The CFITSIO library is built on Unix systems by typing:
> ./configure [--prefix=/target/installation/path] [--enable-reentrant] [--enable-sse2] [--enable-ssse3] > make (or 'make shared') > make install (this step is optional)at the operating system prompt. The configure command customizes the Makefile for the particular system, then the `make' command compiles the source files and builds the library. Type `./configure' and not simply `configure' to ensure that the configure script in the current directory is run and not some other system-wide configure script. The optional 'prefix' argument to configure gives the path to the directory where the CFITSIO library and include files should be installed via the later 'make install' command. For example,
> ./configure --prefix=/usr1/localwill cause the 'make install' command to copy the CFITSIO libcfitsio file to /usr1/local/lib and the necessary include files to /usr1/local/include (assuming of course that the process has permission to write to these directories).
The optional -enable-reentrant flag will attempt to configure CFITSIO so that it can be used in multi-threaded programs. See the "Using CFITSIO in Multi-threaded Environments" section, below, for more
The optional -enable-sse2 and -enable-ssse3 flags will cause configure to attempt to build CFITSIO using faster byte-swapping algorithms. See the "Optimizing Programs" chapter of this manual for more information about these options.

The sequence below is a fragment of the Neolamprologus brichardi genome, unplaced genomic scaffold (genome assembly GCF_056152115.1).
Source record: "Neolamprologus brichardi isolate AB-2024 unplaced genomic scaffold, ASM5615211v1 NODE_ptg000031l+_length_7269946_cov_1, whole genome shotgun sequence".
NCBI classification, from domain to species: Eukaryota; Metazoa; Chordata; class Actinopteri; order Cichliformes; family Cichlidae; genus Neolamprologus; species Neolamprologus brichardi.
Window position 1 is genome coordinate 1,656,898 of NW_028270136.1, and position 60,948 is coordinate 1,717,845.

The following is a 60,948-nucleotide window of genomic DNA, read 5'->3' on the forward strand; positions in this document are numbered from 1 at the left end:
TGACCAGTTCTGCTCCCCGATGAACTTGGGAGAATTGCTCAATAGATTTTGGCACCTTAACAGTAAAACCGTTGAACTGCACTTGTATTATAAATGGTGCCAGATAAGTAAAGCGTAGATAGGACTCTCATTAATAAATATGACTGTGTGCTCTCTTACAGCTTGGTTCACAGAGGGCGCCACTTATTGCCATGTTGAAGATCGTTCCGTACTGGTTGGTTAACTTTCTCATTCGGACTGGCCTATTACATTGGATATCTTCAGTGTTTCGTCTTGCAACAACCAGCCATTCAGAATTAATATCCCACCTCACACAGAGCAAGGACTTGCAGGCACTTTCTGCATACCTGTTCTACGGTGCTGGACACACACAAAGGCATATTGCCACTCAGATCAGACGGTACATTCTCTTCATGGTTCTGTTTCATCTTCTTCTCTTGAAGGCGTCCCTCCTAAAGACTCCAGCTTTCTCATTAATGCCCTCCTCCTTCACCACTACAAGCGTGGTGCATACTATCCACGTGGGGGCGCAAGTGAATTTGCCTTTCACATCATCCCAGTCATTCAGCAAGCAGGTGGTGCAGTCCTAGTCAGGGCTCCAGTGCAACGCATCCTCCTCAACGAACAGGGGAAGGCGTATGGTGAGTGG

The 'make shared' option builds a shared or dynamic version of the CFITSIO library. When using the shared library the executable code is not copied into your program at link time and instead the program locates the necessary library code at run time, normally through LD_LIBRARY_PATH or some other method. The advantages of using a shared library are:
1. Less disk space if you build more than 1 program 2. Less memory if more than one copy of a program using the shared library is running at the same time since the system is smart enough to share copies of the shared library at run time. 3. Possibly easier maintenance since a new version of the shared library can be installed without relinking all the software that uses it (as long as the subroutine names and calling sequences remain unchanged). 4. No run-time penalty.The disadvantages are:
1. More hassle at runtime. You have to either build the programs specially or have LD_LIBRARY_PATH set right. 2. There may be a slight start up penalty, depending on where you are reading the shared library and the program from and if your CPU is either really slow or really heavily loaded.
On Mac OS X platforms the 'make shared' command works like on other UNIX platforms, but a .dylib file will be created instead of .so. If installed in a nonstandard location, add its location to the DYLD_LIBRARY_PATH environment variable so that the library can be found at run time.
On HP/UX systems, the environment variable CFLAGS should be set to -Ae before running configure to enable "extended ANSI" features.
By default, a set of Fortran-callable wrapper routines are also built and included in the CFITSIO library. If these wrapper routines are not needed (i.e., the CFITSIO library will not be linked to any Fortran applications which call FITSIO subroutines) then they may be omitted from the build by typing 'make all-nofitsio' instead of simply typing 'make'. This will reduce the size of the CFITSIO library slightly.
It may not be possible to statically link programs that use CFITSIO on some platforms (namely, on Solaris 2.6) due to the network drivers (which provide FTP and HTTP access to FITS files). It is possible to make both a dynamic and a static version of the CFITSIO library, but network file access will not be possible using the static version.